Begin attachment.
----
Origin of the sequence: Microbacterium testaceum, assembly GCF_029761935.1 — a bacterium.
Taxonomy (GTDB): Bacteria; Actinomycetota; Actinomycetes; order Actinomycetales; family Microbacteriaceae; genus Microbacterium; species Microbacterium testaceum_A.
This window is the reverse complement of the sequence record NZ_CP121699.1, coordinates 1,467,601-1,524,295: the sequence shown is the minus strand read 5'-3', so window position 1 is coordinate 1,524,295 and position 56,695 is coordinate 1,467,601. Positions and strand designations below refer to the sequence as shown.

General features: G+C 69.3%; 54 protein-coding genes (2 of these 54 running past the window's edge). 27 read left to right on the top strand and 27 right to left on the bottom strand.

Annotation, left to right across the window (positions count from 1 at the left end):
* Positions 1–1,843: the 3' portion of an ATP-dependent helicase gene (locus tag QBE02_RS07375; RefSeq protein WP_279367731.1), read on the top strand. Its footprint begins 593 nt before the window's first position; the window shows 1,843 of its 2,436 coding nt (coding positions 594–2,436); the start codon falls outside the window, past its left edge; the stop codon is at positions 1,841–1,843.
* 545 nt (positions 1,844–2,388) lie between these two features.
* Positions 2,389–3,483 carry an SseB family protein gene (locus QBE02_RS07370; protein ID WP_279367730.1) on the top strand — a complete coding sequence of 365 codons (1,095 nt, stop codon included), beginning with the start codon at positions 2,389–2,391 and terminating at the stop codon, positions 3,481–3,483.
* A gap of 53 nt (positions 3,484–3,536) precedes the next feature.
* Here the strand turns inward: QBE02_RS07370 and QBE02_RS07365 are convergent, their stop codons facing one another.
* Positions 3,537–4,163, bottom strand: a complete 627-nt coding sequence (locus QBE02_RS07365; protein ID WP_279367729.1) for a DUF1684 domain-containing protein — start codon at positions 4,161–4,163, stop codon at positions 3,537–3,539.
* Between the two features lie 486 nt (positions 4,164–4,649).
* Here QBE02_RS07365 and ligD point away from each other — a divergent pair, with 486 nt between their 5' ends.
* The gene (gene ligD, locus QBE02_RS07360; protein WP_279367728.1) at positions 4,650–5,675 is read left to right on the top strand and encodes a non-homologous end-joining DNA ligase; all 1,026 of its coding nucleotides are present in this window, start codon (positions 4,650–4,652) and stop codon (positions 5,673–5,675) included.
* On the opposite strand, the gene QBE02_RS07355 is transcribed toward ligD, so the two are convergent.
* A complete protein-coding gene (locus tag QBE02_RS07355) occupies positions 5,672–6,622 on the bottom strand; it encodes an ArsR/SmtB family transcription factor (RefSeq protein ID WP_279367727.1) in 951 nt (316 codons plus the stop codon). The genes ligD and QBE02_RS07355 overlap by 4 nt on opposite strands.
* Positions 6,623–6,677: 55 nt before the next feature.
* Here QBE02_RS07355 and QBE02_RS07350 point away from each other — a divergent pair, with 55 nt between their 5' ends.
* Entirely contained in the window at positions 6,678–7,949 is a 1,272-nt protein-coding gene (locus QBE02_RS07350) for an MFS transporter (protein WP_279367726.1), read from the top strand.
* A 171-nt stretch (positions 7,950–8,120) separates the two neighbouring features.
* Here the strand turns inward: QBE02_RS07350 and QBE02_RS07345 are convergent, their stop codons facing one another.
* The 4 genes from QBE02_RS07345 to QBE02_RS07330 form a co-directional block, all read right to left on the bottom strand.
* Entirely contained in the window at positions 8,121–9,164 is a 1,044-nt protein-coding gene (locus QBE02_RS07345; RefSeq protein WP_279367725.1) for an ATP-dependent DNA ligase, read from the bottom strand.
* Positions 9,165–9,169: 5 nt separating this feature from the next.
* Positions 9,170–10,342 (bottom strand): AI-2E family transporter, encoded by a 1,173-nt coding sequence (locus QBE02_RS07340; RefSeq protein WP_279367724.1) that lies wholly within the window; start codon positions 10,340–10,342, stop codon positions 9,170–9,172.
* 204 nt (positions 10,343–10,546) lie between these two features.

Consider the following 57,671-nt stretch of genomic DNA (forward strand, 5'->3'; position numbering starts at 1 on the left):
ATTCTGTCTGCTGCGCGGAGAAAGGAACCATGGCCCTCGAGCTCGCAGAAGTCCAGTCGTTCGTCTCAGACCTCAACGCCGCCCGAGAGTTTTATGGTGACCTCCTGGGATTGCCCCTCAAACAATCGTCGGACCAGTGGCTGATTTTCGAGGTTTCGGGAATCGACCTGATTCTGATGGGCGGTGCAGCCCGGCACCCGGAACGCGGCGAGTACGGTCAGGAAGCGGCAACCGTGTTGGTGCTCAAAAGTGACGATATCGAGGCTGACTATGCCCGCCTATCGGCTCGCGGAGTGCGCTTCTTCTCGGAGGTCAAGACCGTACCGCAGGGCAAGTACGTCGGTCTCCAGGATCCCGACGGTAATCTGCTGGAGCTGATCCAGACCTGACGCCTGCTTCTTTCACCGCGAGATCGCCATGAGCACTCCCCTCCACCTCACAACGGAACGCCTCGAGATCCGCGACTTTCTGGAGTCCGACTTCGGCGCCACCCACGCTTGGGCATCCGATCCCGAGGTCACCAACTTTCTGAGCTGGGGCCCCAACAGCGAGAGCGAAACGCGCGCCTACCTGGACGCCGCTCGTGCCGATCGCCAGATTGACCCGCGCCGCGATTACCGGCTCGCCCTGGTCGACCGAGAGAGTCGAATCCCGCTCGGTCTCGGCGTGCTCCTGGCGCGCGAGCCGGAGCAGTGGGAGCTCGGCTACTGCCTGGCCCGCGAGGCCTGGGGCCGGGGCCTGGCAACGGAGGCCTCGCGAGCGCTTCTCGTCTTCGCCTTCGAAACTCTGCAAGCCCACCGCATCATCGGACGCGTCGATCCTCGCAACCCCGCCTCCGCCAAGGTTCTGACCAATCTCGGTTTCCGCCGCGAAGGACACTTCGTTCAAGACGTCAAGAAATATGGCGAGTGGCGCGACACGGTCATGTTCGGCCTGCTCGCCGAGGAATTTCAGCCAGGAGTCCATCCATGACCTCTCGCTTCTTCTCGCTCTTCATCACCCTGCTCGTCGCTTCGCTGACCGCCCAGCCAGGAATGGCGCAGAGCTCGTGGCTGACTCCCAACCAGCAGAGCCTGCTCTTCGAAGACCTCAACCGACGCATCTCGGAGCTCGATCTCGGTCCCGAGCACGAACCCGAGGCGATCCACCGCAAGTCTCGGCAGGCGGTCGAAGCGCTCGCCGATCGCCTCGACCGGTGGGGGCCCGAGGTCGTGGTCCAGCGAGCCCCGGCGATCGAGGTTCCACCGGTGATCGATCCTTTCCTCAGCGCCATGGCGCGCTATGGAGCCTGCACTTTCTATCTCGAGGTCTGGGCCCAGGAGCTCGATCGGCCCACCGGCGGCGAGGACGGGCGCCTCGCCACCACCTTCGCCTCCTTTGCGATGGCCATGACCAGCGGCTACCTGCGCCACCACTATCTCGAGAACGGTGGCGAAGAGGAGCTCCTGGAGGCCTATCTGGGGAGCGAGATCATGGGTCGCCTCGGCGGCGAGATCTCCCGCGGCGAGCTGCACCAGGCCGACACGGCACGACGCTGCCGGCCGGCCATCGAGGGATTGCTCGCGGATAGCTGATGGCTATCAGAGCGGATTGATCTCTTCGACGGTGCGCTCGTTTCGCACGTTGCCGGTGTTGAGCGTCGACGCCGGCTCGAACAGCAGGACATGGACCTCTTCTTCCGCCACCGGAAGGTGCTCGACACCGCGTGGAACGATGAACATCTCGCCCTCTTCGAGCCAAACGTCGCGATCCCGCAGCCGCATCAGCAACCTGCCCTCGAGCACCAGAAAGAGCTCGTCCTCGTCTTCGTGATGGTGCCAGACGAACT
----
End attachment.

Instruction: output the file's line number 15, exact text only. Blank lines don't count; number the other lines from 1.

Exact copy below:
* On the opposite strand, the gene QBE02_RS07355 is transcribed toward ligD, so the two are convergent.